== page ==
“I was told it was an anti-biotic,” she said. “I didn’t ask.”

Her testimony was in part supported by that of a veterinarian, Dr. Don Johnson, who said Vitali one day gave him an unmarked vial of the liquid and intimated he should administer it to one his horses.

“Whatever it was, it wasn’t an ethical substance,” Johnson said. “I wasn’t going to use it… It could be anything.”

He said that Vitali claimed it was a vitamin supplement — “I’d have to be skeptical,” Johnson said — and he told Garrett, via text message, that she should not store the vials for Vitali.

Vitali denied forcing his employee to store any vials and said that, when Garrett testified about his injecting a horse, she was lying “one hundred percent.”

Pincus’ strategy depended in part on underlining discrepancies in various testimonies. Both Johnson and Garrett, for example, testified to a similar event at which Vitali presented the veterinarian with a vial. But they differed as to what kind of a vial it was, with Johnson saying it had a screw-top cap and Garrett alleging it had the kind of top used for injectable medications.

And Pincus sought to portray Commission executive director John Wayne as the bad guy.

“Mr. Wayne, whose fingerprints are all over this, is not to be trusted,” Pincus told the Commission in his opening statement.

Pincus called Wayne’s decision to deny Vitali a stay of the ruling pending the outcome of this afternoon’s hearing “vindictive” and said it was “inappropriate” for Wayne to tell The Racing Biz that Vitali “is a breach of integrity.

And he said that Wayne even approached Vitali in the paddock one afternoon and told him “he was going to get him.” That claim was not fully supported by testimony, however, with Vitali saying only that Wayne had told him “I’ll be watching you.”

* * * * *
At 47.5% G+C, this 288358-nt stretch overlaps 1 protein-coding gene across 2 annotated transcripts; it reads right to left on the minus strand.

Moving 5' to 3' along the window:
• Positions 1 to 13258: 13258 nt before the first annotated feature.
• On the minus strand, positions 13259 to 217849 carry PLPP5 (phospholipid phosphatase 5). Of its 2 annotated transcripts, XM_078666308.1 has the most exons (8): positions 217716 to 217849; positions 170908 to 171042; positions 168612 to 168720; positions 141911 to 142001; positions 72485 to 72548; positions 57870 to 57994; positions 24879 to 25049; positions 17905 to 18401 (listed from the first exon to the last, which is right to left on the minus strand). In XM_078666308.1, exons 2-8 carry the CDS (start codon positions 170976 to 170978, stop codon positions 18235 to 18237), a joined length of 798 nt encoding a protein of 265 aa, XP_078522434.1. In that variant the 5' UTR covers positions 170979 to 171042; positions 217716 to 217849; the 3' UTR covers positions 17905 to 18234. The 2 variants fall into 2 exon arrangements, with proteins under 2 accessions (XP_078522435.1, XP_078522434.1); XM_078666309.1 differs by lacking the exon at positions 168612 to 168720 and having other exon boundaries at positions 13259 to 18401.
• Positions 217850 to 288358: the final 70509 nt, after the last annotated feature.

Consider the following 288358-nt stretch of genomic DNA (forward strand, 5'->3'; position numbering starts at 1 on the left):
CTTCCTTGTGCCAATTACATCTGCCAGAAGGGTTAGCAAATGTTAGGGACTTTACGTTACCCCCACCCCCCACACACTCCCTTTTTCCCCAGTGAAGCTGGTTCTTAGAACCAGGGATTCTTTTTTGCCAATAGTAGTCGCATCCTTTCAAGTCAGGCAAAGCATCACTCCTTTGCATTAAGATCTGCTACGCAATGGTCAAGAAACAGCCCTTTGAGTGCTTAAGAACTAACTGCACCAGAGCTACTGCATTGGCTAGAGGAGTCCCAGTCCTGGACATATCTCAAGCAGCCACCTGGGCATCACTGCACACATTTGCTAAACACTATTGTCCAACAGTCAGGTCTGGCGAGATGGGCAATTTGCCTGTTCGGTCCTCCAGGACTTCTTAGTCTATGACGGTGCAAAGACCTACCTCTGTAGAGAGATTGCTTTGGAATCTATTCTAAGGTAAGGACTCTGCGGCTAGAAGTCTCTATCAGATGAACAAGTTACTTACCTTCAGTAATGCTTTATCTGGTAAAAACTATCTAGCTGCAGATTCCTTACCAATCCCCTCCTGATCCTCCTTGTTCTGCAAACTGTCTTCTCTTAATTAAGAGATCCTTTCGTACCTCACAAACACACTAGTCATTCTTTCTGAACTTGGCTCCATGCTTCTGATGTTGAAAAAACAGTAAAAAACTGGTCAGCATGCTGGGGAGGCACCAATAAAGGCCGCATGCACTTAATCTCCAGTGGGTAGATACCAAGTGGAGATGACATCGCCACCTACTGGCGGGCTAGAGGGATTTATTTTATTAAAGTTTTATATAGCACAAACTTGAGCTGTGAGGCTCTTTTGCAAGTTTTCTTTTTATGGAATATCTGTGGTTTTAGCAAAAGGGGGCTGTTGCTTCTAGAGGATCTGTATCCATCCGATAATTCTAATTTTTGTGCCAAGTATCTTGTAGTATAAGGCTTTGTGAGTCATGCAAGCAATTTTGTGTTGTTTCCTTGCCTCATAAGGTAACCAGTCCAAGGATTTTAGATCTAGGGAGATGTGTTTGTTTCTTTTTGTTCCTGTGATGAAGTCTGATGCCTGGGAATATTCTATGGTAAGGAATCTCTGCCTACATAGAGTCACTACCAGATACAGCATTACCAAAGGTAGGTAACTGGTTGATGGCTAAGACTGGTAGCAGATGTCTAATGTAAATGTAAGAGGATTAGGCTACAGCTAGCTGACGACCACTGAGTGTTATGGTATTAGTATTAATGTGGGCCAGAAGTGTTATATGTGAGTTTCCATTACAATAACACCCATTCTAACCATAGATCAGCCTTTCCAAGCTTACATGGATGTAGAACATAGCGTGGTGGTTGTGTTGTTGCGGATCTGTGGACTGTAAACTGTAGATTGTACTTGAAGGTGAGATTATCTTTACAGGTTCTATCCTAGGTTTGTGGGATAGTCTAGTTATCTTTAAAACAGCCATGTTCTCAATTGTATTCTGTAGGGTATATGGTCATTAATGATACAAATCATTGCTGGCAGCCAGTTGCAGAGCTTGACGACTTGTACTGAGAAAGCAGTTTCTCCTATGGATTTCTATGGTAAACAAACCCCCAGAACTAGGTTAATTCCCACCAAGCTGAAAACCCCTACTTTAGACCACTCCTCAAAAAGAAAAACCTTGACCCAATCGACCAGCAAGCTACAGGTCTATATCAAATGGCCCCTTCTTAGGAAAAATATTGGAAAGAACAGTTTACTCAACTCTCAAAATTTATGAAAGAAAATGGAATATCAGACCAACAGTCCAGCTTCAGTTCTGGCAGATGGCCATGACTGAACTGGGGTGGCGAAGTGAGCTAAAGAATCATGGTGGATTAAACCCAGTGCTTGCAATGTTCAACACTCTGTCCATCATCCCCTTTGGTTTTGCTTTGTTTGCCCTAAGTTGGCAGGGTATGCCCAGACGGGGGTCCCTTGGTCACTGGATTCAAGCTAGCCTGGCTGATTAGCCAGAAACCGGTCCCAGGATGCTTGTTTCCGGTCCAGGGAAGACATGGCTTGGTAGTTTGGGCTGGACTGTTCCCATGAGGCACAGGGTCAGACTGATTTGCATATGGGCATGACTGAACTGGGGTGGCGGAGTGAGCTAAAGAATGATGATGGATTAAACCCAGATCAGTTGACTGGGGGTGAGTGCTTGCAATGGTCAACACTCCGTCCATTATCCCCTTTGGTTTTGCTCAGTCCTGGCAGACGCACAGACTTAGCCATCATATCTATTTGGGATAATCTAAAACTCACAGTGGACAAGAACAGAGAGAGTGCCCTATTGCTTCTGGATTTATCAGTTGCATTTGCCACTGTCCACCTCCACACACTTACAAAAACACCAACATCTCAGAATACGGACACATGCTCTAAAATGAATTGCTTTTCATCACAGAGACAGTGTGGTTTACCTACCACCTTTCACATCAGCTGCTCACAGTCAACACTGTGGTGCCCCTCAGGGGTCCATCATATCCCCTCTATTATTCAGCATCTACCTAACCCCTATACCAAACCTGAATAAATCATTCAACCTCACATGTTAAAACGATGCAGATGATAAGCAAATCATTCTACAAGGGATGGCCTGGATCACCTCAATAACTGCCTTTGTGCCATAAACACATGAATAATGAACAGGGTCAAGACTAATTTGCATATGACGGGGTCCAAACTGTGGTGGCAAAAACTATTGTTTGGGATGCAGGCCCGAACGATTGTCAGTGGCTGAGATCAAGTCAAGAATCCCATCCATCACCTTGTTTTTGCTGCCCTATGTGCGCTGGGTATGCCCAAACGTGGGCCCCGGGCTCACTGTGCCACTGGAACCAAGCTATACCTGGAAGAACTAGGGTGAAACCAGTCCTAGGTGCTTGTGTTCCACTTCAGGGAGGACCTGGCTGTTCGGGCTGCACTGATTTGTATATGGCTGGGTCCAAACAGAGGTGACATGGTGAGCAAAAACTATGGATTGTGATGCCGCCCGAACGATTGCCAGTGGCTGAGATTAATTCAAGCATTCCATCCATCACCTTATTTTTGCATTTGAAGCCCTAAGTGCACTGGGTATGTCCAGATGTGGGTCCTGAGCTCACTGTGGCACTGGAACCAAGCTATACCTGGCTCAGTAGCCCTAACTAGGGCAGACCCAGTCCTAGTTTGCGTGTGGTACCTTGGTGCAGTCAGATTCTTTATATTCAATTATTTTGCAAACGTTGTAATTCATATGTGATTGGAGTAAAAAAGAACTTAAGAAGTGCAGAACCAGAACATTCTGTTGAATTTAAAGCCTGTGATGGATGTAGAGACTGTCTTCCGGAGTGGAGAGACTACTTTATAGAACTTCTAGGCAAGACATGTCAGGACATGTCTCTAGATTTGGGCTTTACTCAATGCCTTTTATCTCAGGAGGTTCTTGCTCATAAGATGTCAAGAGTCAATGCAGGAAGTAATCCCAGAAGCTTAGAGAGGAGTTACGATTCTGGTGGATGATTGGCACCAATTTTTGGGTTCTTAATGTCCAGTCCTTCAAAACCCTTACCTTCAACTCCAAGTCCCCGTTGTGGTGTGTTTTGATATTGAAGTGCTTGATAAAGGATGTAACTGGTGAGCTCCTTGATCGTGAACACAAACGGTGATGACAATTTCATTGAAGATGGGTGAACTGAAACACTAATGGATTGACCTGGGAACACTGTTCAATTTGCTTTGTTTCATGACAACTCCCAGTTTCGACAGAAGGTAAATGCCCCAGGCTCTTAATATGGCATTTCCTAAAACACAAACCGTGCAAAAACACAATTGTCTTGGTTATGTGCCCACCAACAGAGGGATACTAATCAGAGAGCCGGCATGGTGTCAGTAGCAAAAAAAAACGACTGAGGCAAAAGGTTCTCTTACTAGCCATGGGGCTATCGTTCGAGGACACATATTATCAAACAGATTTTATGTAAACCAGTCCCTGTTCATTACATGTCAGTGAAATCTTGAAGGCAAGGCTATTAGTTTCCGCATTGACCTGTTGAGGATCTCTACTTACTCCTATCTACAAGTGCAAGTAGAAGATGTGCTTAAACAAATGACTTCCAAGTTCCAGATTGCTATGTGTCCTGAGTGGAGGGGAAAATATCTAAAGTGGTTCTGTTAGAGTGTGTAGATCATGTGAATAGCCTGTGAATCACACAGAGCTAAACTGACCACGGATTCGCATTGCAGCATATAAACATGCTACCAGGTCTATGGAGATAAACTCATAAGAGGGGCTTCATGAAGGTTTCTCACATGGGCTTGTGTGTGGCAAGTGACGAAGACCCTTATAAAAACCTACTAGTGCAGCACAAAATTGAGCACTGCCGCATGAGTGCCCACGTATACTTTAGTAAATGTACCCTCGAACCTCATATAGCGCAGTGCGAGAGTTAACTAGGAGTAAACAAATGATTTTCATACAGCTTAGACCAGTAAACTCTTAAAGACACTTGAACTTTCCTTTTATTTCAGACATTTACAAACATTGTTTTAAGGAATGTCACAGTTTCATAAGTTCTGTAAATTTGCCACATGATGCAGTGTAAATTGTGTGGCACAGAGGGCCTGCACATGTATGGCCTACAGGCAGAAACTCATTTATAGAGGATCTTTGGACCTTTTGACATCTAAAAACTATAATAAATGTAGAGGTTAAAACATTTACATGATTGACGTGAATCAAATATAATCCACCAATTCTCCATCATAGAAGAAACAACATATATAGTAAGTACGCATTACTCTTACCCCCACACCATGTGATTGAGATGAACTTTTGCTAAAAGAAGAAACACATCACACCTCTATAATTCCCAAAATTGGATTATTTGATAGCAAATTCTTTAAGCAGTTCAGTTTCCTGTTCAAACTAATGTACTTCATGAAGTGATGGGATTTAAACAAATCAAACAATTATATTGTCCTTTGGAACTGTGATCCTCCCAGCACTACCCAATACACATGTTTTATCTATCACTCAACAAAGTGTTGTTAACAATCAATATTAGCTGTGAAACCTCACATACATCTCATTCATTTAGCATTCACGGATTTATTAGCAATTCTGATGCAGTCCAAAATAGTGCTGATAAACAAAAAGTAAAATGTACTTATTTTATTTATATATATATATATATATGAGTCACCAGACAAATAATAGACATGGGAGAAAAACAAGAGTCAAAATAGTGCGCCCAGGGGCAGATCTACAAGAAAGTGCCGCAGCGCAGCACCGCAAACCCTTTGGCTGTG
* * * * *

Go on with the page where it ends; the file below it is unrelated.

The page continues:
All of that could, perhaps, have put investigators’ failures to search the garbage can or have Vitali empty his pockets — or even to prevent him from grabbing the item in the first place — in a more sinister light.

But Oliver Cleary, who as the deputy attorney general at the Delaware Department of Justice represented the stewards, pointed out that by interfering in an ongoing investigation and disposing of evidence germane to that investigation, Vitali had committed a felony under Delaware law.

“We probably should have called the state police at that point,” Vitali said.

“I agree,” said Cleary.

Cleary pointed out that Vitali has had numerous adverse rulings on medication issues over the years and told the Commission, in closing, that for most of the last couple of years, “Mr. Vitali has been suspended for his conduct.”

In the end, Pincus acknowledged the need for punishment but called the one-year term handed out “outrageous.” The denial of stay, Pincus said, had already caused his client to be “crucified financially.”

But Cleary differed.

“Even if I accept everything Mr. Vitali says is true,” he pointed out, “he has admitted to committing a… felony.”